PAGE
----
Like any device with a battery, the ability of an EV to hold its charge will decrease over time. The battery is the single biggest and most important component in an EV, and will most likely need to be replaced at some point over the car’s lifetime. Many manufacturers will offer a five year warranty for your peace of mind, however, and current batteries will last for around 100,000 miles before they lose so much as 10% of their capacity.

  • Safety Considerations

Almost all EVs currently on the market rely on lithium-ion batteries for their power, which poses a potential problem: these batteries have the potential to catch fire, or even explode in some very rare cases. The level of risk is roughly equivalent to the flammable potential of gasoline in conventional vehicles, though, and manufacturers are doing all they can to reduce the risks associated with batteries:

  • Circuit breakers and fuses disconnect batteries in the event of a collision
  • Liquid or air-cooling systems keep batteries at a safe, cool temperature
  • Several smaller batteries are used, so if one does catch fire or explode, it’s isolated form the others

Experts from Volvo say with further developments, future EVs could be made even safer than gasoline cars.

Our top Three Electric Cars

Now that we know more about EVs, our next question might be which one to purchase. Below are three of the most popular EVs on the market right now:

Tesla Model 3

Perhaps unsurprisingly, the best-selling electric car in the US in 2018 was manufactured by EV juggernaut Tesla; over 55,000 of their Model 3 were sold throughout the year. The Model 3 is a spacious sedan that will set you back $35,000. The standard model has a range of around 210 miles, which can be bumped up to 310 miles should you choose the larger-capacity battery option.

It can be charged at one of 9,500 Superchargers, which can fill up an empty battery in just over an hour. Besides its impressive mileage range, the car boasts some impressive stats. The larger battery version has a top speed of 140 mph, and can accelerate from 0 to 60 mph in just 5.1 seconds.

Inside, it’s as rich in features as you’d expect from a Tesla vehicle, including smartphone connectivity, radar controlled cruise, and steering assist. In fact, the hardware required for full autonomy is in place for the future when self-driving cars become a legislative reality. Although it’s futuristic, the Model 3 is intuitive to drive and as comfortable as your average mid-size sedan.

Chevrolet Bolt EV

Chevrolet may call to mind pick-up trucks rather than electric vehicles, but their EV offering, the Bolt, proved incredibly popular in 2018.

This model was among the first to offer drivers a range of more than 200 miles between charges (238 miles), and features a spacious cabin equipped with a host of features as standard. Among these are WiFi hotspot capabilities, and smartphone connectivity. The battery has an impressively high capacity of 60 kW, and can be charged at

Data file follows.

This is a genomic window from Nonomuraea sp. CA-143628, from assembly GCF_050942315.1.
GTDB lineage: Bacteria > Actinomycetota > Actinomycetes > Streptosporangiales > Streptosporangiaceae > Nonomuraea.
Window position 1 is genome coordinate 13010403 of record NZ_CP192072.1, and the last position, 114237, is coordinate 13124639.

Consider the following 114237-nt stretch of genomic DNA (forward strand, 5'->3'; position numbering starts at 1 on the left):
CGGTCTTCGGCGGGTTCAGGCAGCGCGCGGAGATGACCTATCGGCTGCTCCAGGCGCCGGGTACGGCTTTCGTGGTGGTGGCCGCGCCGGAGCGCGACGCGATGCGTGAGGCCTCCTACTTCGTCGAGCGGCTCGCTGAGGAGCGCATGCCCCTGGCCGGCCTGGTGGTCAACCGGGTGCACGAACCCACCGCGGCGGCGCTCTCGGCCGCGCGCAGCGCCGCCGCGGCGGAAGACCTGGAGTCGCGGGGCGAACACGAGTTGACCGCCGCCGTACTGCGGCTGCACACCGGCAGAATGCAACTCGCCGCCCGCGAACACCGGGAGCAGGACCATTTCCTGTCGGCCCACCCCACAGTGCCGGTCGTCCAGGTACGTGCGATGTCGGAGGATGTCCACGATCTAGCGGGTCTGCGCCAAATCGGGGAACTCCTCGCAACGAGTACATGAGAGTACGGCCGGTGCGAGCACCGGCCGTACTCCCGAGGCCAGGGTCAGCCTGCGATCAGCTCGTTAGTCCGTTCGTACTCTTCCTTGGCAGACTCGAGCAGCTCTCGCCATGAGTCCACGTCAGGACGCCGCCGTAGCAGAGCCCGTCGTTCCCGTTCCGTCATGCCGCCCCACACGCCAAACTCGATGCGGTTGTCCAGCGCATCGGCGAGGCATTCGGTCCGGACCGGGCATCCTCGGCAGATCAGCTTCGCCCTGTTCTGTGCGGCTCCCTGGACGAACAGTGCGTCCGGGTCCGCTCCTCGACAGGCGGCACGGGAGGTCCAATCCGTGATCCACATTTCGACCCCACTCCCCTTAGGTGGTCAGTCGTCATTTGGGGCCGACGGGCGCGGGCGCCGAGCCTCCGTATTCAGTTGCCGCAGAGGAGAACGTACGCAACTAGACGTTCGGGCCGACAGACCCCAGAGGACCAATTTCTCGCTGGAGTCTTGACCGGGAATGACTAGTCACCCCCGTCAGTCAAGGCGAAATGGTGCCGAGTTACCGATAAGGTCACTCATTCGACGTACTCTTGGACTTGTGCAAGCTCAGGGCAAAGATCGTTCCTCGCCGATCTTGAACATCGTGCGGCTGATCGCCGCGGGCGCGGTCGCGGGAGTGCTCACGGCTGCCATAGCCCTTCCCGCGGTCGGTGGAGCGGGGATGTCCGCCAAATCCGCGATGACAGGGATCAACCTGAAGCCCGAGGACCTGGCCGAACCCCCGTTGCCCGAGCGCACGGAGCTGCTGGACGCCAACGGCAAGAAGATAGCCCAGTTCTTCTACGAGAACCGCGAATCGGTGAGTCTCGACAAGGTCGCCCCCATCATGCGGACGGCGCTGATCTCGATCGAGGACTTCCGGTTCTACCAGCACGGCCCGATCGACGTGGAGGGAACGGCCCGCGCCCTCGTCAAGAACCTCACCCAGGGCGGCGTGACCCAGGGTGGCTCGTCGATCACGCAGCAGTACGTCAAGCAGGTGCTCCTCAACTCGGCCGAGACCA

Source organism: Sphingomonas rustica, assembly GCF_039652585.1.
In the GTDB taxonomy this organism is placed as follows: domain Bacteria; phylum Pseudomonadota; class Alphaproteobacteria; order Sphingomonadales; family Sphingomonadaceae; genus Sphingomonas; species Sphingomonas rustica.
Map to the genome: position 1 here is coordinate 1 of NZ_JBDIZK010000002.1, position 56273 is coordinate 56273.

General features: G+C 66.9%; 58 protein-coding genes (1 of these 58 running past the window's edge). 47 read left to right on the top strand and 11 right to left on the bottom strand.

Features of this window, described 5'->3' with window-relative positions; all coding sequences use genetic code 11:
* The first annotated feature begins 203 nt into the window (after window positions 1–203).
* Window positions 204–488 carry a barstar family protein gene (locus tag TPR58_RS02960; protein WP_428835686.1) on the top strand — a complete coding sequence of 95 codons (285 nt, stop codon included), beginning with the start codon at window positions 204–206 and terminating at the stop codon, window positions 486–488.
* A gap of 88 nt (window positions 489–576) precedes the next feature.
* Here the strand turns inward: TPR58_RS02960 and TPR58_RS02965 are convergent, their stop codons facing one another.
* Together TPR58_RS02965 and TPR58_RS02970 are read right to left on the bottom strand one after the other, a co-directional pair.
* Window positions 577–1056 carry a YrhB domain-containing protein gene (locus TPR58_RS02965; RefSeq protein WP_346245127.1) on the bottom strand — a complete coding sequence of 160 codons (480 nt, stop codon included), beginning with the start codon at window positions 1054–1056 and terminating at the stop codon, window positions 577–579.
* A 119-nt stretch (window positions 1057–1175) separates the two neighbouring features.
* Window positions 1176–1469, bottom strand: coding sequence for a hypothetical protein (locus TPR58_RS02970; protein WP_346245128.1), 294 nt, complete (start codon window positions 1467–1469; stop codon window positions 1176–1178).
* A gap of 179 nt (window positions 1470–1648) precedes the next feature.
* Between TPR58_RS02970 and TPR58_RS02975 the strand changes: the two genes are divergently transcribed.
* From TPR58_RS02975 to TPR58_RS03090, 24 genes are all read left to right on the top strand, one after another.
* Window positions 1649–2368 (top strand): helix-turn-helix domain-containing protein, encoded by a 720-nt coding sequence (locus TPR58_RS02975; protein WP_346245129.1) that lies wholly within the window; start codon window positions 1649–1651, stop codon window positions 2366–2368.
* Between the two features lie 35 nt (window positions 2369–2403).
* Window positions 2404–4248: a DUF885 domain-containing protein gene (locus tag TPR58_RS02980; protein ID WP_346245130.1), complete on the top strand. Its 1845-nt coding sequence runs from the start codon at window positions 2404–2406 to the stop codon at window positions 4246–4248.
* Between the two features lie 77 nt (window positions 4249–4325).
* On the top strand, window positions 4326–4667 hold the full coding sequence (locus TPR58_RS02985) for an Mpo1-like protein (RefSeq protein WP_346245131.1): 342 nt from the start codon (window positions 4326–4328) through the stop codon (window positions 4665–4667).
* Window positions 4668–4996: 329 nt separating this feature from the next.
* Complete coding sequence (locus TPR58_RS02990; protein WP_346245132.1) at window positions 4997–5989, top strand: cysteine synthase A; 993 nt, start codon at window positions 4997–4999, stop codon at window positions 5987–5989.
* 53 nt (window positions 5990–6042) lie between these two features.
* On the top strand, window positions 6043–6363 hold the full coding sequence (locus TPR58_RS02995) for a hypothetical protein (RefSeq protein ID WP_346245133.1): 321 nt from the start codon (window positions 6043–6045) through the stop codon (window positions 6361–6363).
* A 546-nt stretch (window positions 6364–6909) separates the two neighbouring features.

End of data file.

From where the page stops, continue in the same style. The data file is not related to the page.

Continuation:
Its top speed is somewhat lower than other competitors on the market, sitting at 93 mph, but it features the same quick acceleration we’ve come to expect from EVs, and can propel itself from 0 to 60 mph in 6.5 seconds. Reviewers also report lively handling and a comfortably roomy interior. Finally, the attractive exterior offers drivers a sporty feel that’s too often the reserve of gasoline cars.

Nissan LEAF

Our list just wouldn’t be complete without mentioning the world’s best-selling EV: the Nissan LEAF. In case you were wondering, LEAF is actually an acronym, standing for ‘Leading Environmentally Friendly affordable Family vehicle’ – a bit of a mouthful!

This incredibly popular car costs under $30,000 (even less when you take potential tax credits into account), and has a practical range of 150 miles per charge. 2018 saw the LEAF receive something of a face lift, shedding its bug-like exterior – reminiscent of a Renault Clio – in favor of a sleeker and more aggressive design.

With this change came others; under the hood, a 40 kW battery replaces the 30 kW component found in its 2017 predecessor, increasing horsepower from 107 to 147, and torque from 187 to 236 lb-ft. The car also boasts a feature called ProPilot Assist, which provides semi-autonomous driving. Behind the wheel, drivers can expect responsive acceleration, coupled with a quiet and refined drive.

The LEAF is often considered the best route in for new EV drivers, since it’s a relatively inexpensive option, which is consistent and reliable.

You may also like our review of the Best Electric Car For Kids

Sources:

  1. How Electric Cars Work, How Stuff Works